USB Flash Drive Malware: How It Works & How to Protect Against It
From the University of Illinois to Iran (and everywhere in-between), USB flash drive malware is a serious risk
Back in 2016, researchers from the University of Illinois left nearly 300 unmarked USB flash drives in and around the University campus to see how people reacted to them. All in all, 98% of the dropped devices were found by students and staff, and the study found that at least half of these were plugged into a host device to try to access the content.
For a hacker trying to contaminate a computer network, those statistics are pretty much a slam dunk and paints a picture of how careless we can be with our USB devices.
Let’s hash it out.
A History of USB Drive Malware
USB drives have been around for over 20 years, offering users a convenient method to store and move files between computers that aren’t digitally connected to each other.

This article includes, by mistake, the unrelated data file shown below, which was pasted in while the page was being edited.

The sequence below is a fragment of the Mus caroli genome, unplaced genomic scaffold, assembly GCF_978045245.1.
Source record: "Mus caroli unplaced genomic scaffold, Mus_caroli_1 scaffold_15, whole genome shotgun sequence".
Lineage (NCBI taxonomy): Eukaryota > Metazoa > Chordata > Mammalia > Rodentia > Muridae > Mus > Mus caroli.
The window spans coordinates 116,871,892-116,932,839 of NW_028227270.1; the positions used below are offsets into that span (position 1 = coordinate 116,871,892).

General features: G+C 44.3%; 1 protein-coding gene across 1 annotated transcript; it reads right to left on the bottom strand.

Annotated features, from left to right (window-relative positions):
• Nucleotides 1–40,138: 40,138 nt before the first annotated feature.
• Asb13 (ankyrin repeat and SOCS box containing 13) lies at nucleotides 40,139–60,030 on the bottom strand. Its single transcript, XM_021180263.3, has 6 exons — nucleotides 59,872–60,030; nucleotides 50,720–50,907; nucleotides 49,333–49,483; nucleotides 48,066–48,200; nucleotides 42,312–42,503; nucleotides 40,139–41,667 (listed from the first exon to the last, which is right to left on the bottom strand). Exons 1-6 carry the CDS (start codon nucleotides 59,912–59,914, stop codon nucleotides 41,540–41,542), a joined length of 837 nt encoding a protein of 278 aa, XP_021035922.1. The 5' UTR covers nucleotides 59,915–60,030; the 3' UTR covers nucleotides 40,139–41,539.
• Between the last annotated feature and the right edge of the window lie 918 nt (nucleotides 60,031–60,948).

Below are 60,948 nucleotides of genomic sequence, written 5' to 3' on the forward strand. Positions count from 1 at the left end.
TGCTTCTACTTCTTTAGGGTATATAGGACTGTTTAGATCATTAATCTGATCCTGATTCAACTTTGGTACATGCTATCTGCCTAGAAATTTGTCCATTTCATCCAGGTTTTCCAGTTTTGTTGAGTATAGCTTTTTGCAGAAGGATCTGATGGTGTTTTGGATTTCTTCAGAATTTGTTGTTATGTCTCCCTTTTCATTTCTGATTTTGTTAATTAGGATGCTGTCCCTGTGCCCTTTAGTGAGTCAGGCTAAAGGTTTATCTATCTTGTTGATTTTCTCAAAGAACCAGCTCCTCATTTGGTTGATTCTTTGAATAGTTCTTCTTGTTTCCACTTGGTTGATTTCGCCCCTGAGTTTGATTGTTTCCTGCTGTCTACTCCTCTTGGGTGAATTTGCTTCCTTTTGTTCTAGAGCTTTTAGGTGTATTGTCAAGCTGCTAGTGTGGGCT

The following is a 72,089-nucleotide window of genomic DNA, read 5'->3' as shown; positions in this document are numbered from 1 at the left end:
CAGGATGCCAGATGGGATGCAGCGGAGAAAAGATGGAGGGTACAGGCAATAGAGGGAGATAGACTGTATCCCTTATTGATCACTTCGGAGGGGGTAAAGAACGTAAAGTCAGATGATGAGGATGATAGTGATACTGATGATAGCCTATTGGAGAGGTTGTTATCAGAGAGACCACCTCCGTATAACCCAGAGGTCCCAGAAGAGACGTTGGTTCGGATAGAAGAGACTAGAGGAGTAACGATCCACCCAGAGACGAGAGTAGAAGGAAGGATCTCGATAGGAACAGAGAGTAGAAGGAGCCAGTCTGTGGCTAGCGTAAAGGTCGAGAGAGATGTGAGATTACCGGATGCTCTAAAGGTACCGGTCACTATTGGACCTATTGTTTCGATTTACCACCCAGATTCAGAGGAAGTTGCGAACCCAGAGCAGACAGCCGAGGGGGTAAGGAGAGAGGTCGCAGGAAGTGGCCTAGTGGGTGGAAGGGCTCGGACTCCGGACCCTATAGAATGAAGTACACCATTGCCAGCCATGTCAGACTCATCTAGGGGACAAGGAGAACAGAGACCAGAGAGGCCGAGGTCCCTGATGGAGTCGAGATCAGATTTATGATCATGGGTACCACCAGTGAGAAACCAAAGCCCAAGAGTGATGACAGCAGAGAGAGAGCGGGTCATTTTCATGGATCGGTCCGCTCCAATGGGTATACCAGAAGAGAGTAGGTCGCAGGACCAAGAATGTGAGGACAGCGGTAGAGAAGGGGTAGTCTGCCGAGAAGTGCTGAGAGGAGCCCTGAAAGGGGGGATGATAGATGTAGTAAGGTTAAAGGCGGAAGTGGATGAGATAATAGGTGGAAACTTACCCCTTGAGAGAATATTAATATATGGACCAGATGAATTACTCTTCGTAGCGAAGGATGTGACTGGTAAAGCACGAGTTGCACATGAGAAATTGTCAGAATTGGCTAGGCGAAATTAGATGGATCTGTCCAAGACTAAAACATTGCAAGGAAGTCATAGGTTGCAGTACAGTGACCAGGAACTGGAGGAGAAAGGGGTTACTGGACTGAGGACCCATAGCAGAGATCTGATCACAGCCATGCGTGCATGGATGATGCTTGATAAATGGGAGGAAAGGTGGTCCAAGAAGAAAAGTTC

Cyber threat actors have routinely abused this capability with the most famous example being the ‘world’s first digital weapon,’ the Stuxnet worm first discovered back in 2010, which used USB devices to attack the network of an Iranian nuclear facility.
Although USBs are still frequently used, cloud services of today, such as Dropbox and Google Drive, have taken on much of the responsibility when it comes to file storage and transfer, and there is a greater understanding of the security risk that can be posed by USB devices. Millions of USB devices are still designed, produced and sold each year with many used at home and at work (they’re also still a very popular item during promotional giveaways).
In 2017, a Kaspersky Lab data study revealed that every year around one in four USB users across the globe are affected by a ‘local’ cyber incident. This can refer to breaches that result from viruses that are present on the user’s computer or are introduced by infected removable media.
The USB Malware Security Challenge
USB drives continue to pose a big challenge when it comes to information security for both consumers and businesses.
Although tactics to block threats of a malicious nature from USB drives have been around almost as long as the drives themselves and the danger of contracting a malware infection is widely understood, USB malware attacks are still occurring.